Saoirse Ronan is the most prodigious young actress in movies. If you only know her from her recent turn in “Little Women,” then you’re missing out.
Now 26, she started acting when she was 9, but broke through in a big way in 2007 with “Atonement,” adapted from the Ian McEwan novel. She was 13 at that time and her performance brought her the first of her four Oscar nominations. She plays the upper-crust Briony, circa 1935, who lives a sheltered, privileged life and dreams of becoming a novelist. Out of spite and confusion, she ends up giving false testimony in a criminal case that convicts the housekeeper’s son, whom she fancies, as a predator. The avidity that Ronan brings to the part is shattering. She becomes the dramatic center of every scene she’s in. Beneath her tight mask of righteousness we can see how she suffers for the consequences of her lie. (Rated R)
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Why We Wrote This
Is it possible to watch creativity unfold? For a mini-festival at home, follow the roles of Oscar-nominated actress Saoirse Ronan, who most recently played Jo March in “Little Women.” Film critic Peter Rainer praises the range of her talent.
One of the hallmarks of Ronan’s acting is her astonishing versatility. With equal force, and sometimes within the same moment, she can project both a fierce intelligence and a winsome passivity. But the passivity often conceals a powerful core.
The Oscar-nominated performance that perhaps best captures Ronan’s versatility is her Eilis Lacey, the Irish immigrant, in “Brooklyn” (2015), based on Colm Tóibín’s bestselling novel. Eilis has left behind her beloved mother and sister in County Wexford to seek a better life. It takes some time before she finds it, and even then, her homesickness eats into her happiness. Few films express as well as this one how an immigrant’s sadness at leaving one’s homeland is countered by the prospect of a revivifying renewal. And for this full credit is due to Ronan, who brings to Eilis, with the utmost delicacy, the full range of her emotional conflicts.
When Eilis meets Tony (Emory Cohen), an Italian American plumber, he is as smitten with her as we are. He invites her to dinner with his family – a big step. There’s a classic scene where her boardinghouse girlfriends, in preparation for the big night, teach her to slurp spaghetti without spattering the sauce. Ronan can play comedy with the best of them. What she also does that most actors cannot is express the rue and befuddlement and delight undergirding the laughs. (Rated PG-13)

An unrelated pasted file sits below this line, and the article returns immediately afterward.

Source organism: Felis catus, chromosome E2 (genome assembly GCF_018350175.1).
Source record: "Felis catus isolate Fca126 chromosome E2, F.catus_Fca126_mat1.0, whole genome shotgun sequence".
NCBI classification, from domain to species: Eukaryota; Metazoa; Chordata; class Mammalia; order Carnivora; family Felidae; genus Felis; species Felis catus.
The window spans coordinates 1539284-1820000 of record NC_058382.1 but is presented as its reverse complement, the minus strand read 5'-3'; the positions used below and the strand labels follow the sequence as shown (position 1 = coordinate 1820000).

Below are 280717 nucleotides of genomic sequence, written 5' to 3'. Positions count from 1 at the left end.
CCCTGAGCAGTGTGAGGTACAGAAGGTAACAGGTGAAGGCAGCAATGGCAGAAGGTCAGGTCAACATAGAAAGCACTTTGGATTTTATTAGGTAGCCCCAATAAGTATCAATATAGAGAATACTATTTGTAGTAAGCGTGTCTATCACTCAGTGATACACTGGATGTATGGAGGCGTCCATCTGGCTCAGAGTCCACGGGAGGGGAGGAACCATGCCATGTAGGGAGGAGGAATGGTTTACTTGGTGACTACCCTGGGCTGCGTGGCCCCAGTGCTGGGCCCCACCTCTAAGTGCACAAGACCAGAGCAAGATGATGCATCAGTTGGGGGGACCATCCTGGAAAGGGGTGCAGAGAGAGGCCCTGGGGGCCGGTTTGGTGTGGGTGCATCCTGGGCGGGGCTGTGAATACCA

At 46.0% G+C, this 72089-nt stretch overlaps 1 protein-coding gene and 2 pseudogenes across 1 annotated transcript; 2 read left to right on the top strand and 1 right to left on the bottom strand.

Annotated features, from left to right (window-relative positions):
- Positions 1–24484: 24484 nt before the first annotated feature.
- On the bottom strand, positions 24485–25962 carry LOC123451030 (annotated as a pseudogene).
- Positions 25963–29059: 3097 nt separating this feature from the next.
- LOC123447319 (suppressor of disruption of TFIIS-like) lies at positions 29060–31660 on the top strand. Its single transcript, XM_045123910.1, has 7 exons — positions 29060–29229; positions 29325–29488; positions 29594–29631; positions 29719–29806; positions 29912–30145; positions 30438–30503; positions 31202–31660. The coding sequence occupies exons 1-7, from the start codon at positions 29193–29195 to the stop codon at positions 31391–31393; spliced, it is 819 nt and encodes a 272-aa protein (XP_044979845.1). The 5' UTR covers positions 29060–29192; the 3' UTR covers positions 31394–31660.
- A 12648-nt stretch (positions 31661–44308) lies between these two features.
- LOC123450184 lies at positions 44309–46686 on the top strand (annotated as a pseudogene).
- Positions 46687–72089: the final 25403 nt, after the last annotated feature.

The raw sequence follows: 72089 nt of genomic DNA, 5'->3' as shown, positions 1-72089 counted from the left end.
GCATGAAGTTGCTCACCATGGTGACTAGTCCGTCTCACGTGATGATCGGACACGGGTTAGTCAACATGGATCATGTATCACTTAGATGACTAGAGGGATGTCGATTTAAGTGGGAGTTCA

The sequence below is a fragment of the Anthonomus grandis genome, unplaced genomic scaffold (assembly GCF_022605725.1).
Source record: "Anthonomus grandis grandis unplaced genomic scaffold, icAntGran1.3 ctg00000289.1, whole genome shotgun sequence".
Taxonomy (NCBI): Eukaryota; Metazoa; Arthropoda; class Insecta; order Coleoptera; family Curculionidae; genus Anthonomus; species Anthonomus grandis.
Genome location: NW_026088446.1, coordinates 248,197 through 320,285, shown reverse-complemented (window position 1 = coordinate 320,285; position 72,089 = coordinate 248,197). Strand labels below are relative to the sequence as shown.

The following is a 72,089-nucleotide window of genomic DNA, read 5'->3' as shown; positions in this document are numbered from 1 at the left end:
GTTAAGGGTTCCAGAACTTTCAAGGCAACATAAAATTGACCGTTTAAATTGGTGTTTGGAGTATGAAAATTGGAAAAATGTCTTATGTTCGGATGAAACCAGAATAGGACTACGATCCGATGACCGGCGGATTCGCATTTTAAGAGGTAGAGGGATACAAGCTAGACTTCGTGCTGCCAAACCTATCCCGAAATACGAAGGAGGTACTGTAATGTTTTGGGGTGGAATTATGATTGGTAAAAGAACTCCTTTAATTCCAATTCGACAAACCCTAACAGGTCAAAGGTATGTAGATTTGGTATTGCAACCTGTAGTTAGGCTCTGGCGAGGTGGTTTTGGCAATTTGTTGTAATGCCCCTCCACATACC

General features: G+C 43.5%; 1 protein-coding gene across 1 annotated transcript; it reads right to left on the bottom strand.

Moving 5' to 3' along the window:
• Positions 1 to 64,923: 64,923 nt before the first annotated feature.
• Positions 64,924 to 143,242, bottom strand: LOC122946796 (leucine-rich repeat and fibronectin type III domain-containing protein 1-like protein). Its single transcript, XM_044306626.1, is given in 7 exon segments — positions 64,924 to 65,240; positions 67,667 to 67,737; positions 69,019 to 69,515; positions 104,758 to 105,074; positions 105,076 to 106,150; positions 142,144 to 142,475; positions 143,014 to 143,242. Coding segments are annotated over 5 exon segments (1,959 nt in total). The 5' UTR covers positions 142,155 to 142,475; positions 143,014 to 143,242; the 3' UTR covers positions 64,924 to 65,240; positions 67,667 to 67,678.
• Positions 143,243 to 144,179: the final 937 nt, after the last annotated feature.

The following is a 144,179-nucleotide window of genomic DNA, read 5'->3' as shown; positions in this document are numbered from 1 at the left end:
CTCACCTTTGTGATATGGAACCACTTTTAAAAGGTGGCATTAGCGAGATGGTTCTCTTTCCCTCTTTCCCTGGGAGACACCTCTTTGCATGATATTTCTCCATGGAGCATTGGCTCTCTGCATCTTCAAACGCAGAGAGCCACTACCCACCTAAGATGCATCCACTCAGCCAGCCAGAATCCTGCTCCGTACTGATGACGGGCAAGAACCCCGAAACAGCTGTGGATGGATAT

In the underrated “On Chesil Beach” (2017; Rated R), another adaptation of a McEwan novel, Ronan plays Florence, a well-to-do classical violinist in the early 1960s who falls for Edward (Billy Howle), a working-class history student. Their tremulous, tentative courtship leads to a disaster of a wedding night. The scene where the two of them berate each other on the beach and break apart is a harrowing example of acting and writing at its best. I would say that Ronan is cast against type in this role, except that she has no type. Besotted by love or terrified by it, she convinces equally. (In 2018, Ronan again played opposite Howle in an adaptation of Chekhov’s “The Seagull,” where her Nina held her own against Annette Bening’s Irina.)
Ronan’s two most popular roles are the janglingly self-confident high school senior Christine “Lady Bird” McPherson in Greta Gerwig’s “Lady Bird” (2017; Rated R) and her definitive Jo March, the centerpiece of Gerwig’s “Little Women” (2019; Rated PG). It’s easy to see why these performances, both Oscar nominated, created such a stir. They show off Ronan in the full maelstrom of her emotions.
Christine, rebellious, bollixed by adolescence, wants to discover her true identity. Her equally headstrong mother (Laurie Metcalf) tells her, “I want you to be the very best version of yourself that you can be,” to which Christine replies, “What if this is the best version?” It’s a good line, delivered perfectly. As Jo March, everything about Ronan – her eyes, her body – is always on the go. When Jo exclaims that “women have souls and minds, as well as just hearts,” it’s not just a sentiment; it’s a clarion call.
These films are available to rent on Amazon’s Prime Video, YouTube, Google Play, and iTunes.